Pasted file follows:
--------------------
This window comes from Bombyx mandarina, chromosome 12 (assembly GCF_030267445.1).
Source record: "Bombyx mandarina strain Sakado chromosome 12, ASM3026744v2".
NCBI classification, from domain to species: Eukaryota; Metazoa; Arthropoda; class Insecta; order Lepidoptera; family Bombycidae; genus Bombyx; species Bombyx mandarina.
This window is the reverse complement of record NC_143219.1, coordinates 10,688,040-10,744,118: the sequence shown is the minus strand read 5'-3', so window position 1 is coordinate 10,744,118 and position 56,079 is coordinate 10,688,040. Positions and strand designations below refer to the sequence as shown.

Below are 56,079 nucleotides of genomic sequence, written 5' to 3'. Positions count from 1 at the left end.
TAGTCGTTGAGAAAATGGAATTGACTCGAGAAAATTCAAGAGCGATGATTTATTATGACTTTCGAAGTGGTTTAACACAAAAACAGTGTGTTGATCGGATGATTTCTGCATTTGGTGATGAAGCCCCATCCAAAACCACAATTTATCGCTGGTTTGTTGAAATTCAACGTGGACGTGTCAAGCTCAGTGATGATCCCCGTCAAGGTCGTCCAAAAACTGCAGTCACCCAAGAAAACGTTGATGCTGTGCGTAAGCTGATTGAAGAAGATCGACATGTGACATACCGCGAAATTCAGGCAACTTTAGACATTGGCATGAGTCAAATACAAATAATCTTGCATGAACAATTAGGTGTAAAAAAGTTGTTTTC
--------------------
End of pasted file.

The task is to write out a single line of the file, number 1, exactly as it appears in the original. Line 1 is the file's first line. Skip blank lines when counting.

This window comes from Bombyx mandarina, chromosome 12 (assembly GCF_030267445.1).